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Dining on Deck

A Cookbook for Daydreamers

Many of us aspire to be chefs, hence the popularity of cooking shows and celebrity cooks. Yet, I don't believe the idea of working in Gordon Ramsay's abusive kitchen appeals to most. Instead, some of us dream of running a gastro pub or a B&B or, in my case, a soup and salad counter. The pleasure of cooking is making food that pleases others–hearing guests unable to suppress an "mmmmmm" sound as they savour the flavours so lovingly prepared for them.

Before moving to the BVI, my imagination was limited to reveries of prepping my creations in stationary kitchens in not-so-exotic locales. Never in my food-chopping fantasies did I envision serving canapÈs on the top deck of a luxury yacht tucked into a hidden bay encircling the pristine Caribbean Sea. This dream job, held by the participating chefs of the Dining on Deck cookbook, trumps all my visions of rustic pubs in chilly London or trendy lunch counters in New York. Chef on a private yacht? Yes, please. I think that would work for me.

Alas, unlike the chefs who have revealed their galley secrets in Dining on Deck, I lack the training and experience to cook for the most elite clientele in the world. Rather, I'm destined to a life (mostly) on land, cooking for friends and family whenever I can.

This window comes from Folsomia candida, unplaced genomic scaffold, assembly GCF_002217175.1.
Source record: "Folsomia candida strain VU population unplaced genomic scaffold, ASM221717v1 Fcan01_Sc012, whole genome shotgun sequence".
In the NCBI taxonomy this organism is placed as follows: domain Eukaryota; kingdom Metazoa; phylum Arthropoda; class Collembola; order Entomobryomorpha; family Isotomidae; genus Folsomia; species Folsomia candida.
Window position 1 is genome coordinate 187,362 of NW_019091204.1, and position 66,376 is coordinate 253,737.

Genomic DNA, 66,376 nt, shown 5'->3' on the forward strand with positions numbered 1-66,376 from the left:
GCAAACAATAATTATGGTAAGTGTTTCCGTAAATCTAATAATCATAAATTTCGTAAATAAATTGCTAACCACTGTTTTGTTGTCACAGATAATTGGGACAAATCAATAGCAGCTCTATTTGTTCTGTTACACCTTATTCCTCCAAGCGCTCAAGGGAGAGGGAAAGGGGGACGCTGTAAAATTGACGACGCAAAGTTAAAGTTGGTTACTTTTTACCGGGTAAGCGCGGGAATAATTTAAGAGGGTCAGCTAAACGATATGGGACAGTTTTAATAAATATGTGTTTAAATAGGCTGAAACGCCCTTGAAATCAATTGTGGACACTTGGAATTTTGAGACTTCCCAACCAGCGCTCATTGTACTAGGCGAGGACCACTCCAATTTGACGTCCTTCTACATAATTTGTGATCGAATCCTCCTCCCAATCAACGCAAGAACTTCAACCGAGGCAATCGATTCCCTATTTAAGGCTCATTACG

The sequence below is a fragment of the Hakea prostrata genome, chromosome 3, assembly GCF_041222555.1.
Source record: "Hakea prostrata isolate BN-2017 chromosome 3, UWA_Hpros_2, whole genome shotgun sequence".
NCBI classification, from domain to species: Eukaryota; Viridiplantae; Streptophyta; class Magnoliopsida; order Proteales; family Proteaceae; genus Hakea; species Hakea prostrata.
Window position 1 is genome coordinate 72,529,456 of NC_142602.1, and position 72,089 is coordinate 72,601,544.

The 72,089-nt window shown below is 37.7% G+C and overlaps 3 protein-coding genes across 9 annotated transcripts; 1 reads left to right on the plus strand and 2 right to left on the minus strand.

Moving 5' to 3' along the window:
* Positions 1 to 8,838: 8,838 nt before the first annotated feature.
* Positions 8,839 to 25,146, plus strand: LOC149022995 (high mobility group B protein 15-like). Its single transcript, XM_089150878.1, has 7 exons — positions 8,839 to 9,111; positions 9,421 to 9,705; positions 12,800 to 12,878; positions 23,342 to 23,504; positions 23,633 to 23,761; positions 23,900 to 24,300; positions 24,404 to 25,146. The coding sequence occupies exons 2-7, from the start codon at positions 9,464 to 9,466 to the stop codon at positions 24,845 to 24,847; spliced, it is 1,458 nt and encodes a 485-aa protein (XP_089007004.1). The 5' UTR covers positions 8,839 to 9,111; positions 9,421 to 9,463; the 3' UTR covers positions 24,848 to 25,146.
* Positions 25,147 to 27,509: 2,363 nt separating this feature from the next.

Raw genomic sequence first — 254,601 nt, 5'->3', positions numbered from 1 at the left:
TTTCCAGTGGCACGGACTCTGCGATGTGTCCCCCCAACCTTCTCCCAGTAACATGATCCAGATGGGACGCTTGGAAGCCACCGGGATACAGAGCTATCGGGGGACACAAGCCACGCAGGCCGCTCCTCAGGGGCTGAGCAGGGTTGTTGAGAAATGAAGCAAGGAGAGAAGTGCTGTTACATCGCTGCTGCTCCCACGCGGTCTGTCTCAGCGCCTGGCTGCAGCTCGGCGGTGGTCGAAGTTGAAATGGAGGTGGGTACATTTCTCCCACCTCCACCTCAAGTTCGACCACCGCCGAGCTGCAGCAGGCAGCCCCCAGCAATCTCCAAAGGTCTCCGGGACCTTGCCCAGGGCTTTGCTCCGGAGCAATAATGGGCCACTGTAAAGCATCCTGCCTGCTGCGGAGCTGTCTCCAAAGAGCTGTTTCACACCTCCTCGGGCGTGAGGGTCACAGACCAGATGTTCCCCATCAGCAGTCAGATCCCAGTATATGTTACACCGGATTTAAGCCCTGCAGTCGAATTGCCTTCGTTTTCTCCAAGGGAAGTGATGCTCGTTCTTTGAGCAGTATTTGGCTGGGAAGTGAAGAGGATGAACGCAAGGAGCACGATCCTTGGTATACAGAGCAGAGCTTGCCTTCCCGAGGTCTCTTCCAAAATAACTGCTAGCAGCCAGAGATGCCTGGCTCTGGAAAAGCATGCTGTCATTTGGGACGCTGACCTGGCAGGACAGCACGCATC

Now, by consulting Dining on Deck, I can at least pretend to be serving high-end hcarter guests. The enviable chefs of the crewed yachts, all members of the Charter Yacht Society of the British Virgin Islands, have divulged recipes that shall be a delight and a challenge to recreate. No course is overlooked–from appetizers to desserts to cocktails and main courses that I look forward to serving while I imagine being anchored near a secluded beach. Though I must admit, I probably wouldn't spoil my guests with the same level of service a chartered yacht crew provides.

Recipes featured in Dining on Deck include such treats as coconut tuna ceviche, pistachio-crusted pork tenderloin, ginger poached pears, and a mysterious beverage called "Ti'Punch." Some dishes seem light and playful while others are refined and decadent. In fact, the recipes could act as an accurate representation of the many types of charter yacht crew personalities, and after reading the cookbook and the many recipes, I definitely have a feel for the participating yachts.

The boat-friendly, spiral-bound cookbook also serves as a fundraiser for the Charter Yacht Society, and the launch party for the publication will take place on Tuesday, November 8, during the Charter Yacht Show welcome party at Village Cay Marina. All are welcome. Copies of the book will be available for $15, and some chefs will be on hand to sign their recipes. 



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